So Doggone Blue
Fat Possum / Evidence
John Weston made his
recording debut in 1992 with So Doggone Blue.
The album was the third release of the Oxford,
Mississippi-based Fat Possum label. Weston, an
Arkansas native, worked as a farmer, butcher,
mechanic, and carpenter, but always played music on
the side. He absorbed many styles, including jazz,
country, and the blues, and learned to play the
harmonica, eventually getting some assistance in
expanding his skills from Willie Cobbs. In 1988, at
the age of 61, Weston gave his first solo
performance in Helena, Arkansas in front of Bubba
Wallace’s record store and soon gained national
recognition by winning the Blues Foundation’s
prestigious Lucille Award in 1989. All of these
events led to the making of So Doggone Blue.
Fat Possum Records, then owned by Matthew Johnson and
Peter Lee, was in its early stages, with a two-album catalog consisting
of a pair of excellent albums from RL Burnside and Junior Kimbrough, and
Weston’s brand of down-home laid-back Delta blues was quite different
from their previous releases. Weston employed Blues Force as his backing
band, which featured Troy Lee Broussard, who had recorded with Willie
Cobbs and played with Earl Hooker, on guitar, Nathaniel “Herk” Williams,
who played with Albert King, on drums, and James “Famous” Jones, who
played bass for Cobbs.
Weston showed himself to be a very capable harmonica
player, playing both chromatic and diatonic, and vocally, his warm,
relaxed style was perfect. However, Weston’s songs were a cut above the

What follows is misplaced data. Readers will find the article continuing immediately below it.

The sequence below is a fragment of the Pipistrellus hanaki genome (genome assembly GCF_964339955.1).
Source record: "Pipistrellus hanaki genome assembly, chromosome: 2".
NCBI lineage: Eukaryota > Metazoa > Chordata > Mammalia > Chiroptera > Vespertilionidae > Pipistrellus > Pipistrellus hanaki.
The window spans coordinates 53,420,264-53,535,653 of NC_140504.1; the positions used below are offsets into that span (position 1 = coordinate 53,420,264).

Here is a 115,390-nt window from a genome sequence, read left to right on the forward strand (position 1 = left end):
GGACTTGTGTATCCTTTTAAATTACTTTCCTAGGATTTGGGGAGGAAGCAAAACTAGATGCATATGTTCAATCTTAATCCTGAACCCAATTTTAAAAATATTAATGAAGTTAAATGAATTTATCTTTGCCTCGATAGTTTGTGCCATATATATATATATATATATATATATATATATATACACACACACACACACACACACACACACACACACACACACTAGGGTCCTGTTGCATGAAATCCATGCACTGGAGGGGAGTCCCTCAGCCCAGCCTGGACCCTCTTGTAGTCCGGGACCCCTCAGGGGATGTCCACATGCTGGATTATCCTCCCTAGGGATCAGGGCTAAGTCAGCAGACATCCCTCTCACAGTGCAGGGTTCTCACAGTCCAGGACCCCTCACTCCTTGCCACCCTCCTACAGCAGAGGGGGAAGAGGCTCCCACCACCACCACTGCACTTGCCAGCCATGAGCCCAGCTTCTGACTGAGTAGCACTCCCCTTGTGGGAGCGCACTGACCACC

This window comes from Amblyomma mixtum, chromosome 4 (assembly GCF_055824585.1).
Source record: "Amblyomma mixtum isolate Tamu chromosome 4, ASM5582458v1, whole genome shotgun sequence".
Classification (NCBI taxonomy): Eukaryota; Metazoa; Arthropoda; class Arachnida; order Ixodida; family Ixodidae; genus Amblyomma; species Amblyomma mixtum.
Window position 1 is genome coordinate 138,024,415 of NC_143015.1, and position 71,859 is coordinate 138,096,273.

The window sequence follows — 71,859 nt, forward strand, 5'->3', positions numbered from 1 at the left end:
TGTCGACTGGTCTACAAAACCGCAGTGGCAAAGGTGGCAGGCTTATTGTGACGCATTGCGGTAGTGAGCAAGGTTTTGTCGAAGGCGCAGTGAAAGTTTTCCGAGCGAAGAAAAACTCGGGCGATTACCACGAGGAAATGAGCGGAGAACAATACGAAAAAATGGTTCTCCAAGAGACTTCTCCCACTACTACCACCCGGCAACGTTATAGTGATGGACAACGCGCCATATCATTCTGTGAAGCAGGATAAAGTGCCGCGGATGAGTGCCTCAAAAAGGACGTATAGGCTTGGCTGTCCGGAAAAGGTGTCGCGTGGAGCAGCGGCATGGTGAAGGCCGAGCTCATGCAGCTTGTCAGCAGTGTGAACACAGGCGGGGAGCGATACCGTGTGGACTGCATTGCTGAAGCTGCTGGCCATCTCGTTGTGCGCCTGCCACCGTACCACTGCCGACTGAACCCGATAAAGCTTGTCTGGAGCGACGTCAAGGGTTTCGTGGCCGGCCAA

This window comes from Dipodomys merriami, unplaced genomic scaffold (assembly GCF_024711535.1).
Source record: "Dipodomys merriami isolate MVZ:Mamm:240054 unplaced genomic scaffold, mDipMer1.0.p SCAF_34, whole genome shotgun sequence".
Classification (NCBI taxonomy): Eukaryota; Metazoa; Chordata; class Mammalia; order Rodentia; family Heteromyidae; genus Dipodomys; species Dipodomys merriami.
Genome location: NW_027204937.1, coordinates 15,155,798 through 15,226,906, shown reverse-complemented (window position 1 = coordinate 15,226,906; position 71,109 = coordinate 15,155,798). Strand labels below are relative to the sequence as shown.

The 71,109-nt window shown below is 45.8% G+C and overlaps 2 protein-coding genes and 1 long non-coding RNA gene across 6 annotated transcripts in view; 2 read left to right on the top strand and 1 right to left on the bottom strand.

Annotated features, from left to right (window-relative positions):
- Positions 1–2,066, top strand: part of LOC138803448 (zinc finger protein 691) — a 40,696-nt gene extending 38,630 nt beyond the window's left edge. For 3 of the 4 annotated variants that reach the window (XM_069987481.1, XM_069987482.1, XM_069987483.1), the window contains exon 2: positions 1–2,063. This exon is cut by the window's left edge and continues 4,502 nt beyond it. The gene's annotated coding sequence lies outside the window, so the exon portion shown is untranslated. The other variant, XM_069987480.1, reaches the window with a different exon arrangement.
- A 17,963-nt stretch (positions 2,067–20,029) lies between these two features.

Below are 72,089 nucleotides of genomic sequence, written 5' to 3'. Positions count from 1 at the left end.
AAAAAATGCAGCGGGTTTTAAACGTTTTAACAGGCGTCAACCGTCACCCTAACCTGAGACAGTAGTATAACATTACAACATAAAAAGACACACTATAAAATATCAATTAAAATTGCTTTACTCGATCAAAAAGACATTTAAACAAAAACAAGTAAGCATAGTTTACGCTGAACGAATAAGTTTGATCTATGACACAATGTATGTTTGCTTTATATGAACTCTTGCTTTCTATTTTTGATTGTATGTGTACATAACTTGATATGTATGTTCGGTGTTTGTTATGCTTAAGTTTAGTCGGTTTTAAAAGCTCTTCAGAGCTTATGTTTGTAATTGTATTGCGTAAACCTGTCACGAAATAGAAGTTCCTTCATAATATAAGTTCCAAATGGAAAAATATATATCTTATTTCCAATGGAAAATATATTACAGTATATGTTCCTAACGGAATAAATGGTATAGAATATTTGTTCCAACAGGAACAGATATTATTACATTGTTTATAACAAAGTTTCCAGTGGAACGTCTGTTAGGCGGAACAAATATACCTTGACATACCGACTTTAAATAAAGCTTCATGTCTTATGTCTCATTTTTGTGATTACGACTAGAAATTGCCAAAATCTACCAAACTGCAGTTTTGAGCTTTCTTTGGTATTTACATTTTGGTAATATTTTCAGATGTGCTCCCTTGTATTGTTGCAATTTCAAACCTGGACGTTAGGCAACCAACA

standard fare, dealing with familiar blues themes in a mature, sometimes
humorous, sometimes bittersweet way.
Highlights included the rousing opener, “Leaving Home,”
“Back To The Country,” “Coloration,” “Stuck With The Blues,” Broussard’s
instrumental, “Squeeze Play,” “You Didn’t Fool Me,” and the reflective
“Younger Days.” Broussard arranged the songs and provided some wonderful
stinging guitar fills, and the Williams/Jones combination added airtight
rhythm support. You’d be hard-pressed to find a tighter band than Blues
There wasn’t anything fancy about So Doggone Blue.
It didn’t win any awards or receive a lot of notice at the time, but it
was an enjoyable, rock-solid set of Delta Blues that could have easily
come from the Sun studio in the late ’50s.
Fat Possum didn’t record Weston again, and eventually
dropped So Doggone Blue from their catalog during their financial
reconstruction in the mid ’90s. That honor of releasing Weston’s second
album fell to Peter Lee, who left Fat Possum in the mid ’90s and formed
the short-lived Midnight Creeper Records. Weston continued to record an
album every few years or so for various labels, eventually settling with
Fedora, where he recorded a solo disc plus one with Dave Riley and Sam
Carr as The Delta Jukes. He passed away a few years ago after a long
bout with cancer.
Currently, So Doggone Blue is a part of Evidence
Records’ catalog, so it’s still out there if you get hungry for a set of
good old down-home blues.